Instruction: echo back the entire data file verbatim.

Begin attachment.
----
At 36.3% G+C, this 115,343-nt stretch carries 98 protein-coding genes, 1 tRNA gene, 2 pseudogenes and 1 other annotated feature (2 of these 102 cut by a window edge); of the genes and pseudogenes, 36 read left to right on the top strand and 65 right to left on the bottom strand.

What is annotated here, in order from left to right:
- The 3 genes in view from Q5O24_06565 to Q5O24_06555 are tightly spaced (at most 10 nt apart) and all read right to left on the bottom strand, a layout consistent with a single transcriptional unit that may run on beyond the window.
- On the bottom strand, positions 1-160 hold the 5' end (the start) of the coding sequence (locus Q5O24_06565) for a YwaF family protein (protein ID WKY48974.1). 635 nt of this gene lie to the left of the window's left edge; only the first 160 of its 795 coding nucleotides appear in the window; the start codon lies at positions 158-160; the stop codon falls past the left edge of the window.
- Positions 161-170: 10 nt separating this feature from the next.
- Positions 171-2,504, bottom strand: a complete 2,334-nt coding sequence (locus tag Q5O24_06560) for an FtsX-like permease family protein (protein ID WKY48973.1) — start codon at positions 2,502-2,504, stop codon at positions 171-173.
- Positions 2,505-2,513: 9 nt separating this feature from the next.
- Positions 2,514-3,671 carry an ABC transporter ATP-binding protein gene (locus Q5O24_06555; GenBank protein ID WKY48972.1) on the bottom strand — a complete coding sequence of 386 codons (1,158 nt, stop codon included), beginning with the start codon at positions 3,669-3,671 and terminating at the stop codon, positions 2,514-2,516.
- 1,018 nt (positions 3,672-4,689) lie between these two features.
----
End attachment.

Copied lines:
At 36.3% G+C, this 115,343-nt stretch carries 98 protein-coding genes, 1 tRNA gene, 2 pseudogenes and 1 other annotated feature (2 of these 102 cut by a window edge); of the genes and pseudogenes, 36 read left to right on the top strand and 65 right to left on the bottom strand.

What is annotated here, in order from left to right:
- The 3 genes in view from Q5O24_06565 to Q5O24_06555 are tightly spaced (at most 10 nt apart) and all read right to left on the bottom strand, a layout consistent with a single transcriptional unit that may run on beyond the window.
- On the bottom strand, positions 1-160 hold the 5' end (the start) of the coding sequence (locus Q5O24_06565) for a YwaF family protein (protein ID WKY48974.1). 635 nt of this gene lie to the left of the window's left edge; only the first 160 of its 795 coding nucleotides appear in the window; the start codon lies at positions 158-160; the stop codon falls past the left edge of the window.
- Positions 161-170: 10 nt separating this feature from the next.
- Positions 171-2,504, bottom strand: a complete 2,334-nt coding sequence (locus tag Q5O24_06560) for an FtsX-like permease family protein (protein ID WKY48973.1) — start codon at positions 2,502-2,504, stop codon at positions 171-173.
- Positions 2,505-2,513: 9 nt separating this feature from the next.
- Positions 2,514-3,671 carry an ABC transporter ATP-binding protein gene (locus Q5O24_06555; GenBank protein ID WKY48972.1) on the bottom strand — a complete coding sequence of 386 codons (1,158 nt, stop codon included), beginning with the start codon at positions 3,669-3,671 and terminating at the stop codon, positions 2,514-2,516.
- 1,018 nt (positions 3,672-4,689) lie between these two features.